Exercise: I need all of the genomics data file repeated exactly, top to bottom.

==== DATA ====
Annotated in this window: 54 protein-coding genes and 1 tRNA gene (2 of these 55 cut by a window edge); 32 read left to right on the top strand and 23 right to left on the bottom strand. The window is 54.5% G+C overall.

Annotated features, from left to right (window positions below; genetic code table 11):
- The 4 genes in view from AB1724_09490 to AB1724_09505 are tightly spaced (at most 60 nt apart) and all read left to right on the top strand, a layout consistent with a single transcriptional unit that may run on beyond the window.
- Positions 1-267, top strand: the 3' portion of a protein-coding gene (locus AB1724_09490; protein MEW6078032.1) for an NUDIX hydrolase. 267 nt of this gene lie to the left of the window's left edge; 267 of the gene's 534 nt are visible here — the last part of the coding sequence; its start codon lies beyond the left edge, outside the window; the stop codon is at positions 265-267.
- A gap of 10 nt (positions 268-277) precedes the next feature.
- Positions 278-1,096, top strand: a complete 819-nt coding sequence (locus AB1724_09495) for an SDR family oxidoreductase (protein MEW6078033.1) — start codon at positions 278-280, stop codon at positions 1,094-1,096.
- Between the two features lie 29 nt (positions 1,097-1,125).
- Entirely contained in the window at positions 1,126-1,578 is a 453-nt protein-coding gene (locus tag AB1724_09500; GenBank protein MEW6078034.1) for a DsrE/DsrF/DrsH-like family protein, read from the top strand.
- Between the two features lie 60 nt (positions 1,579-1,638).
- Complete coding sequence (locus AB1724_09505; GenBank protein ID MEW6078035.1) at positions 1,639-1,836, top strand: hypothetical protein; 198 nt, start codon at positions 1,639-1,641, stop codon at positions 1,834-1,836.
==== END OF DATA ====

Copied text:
Annotated in this window: 54 protein-coding genes and 1 tRNA gene (2 of these 55 cut by a window edge); 32 read left to right on the top strand and 23 right to left on the bottom strand. The window is 54.5% G+C overall.

Annotated features, from left to right (window positions below; genetic code table 11):
- The 4 genes in view from AB1724_09490 to AB1724_09505 are tightly spaced (at most 60 nt apart) and all read left to right on the top strand, a layout consistent with a single transcriptional unit that may run on beyond the window.
- Positions 1-267, top strand: the 3' portion of a protein-coding gene (locus AB1724_09490; protein MEW6078032.1) for an NUDIX hydrolase. 267 nt of this gene lie to the left of the window's left edge; 267 of the gene's 534 nt are visible here — the last part of the coding sequence; its start codon lies beyond the left edge, outside the window; the stop codon is at positions 265-267.
- A gap of 10 nt (positions 268-277) precedes the next feature.
- Positions 278-1,096, top strand: a complete 819-nt coding sequence (locus AB1724_09495) for an SDR family oxidoreductase (protein MEW6078033.1) — start codon at positions 278-280, stop codon at positions 1,094-1,096.
- Between the two features lie 29 nt (positions 1,097-1,125).
- Entirely contained in the window at positions 1,126-1,578 is a 453-nt protein-coding gene (locus tag AB1724_09500; GenBank protein MEW6078034.1) for a DsrE/DsrF/DrsH-like family protein, read from the top strand.
- Between the two features lie 60 nt (positions 1,579-1,638).
- Complete coding sequence (locus AB1724_09505; GenBank protein ID MEW6078035.1) at positions 1,639-1,836, top strand: hypothetical protein; 198 nt, start codon at positions 1,639-1,641, stop codon at positions 1,834-1,836.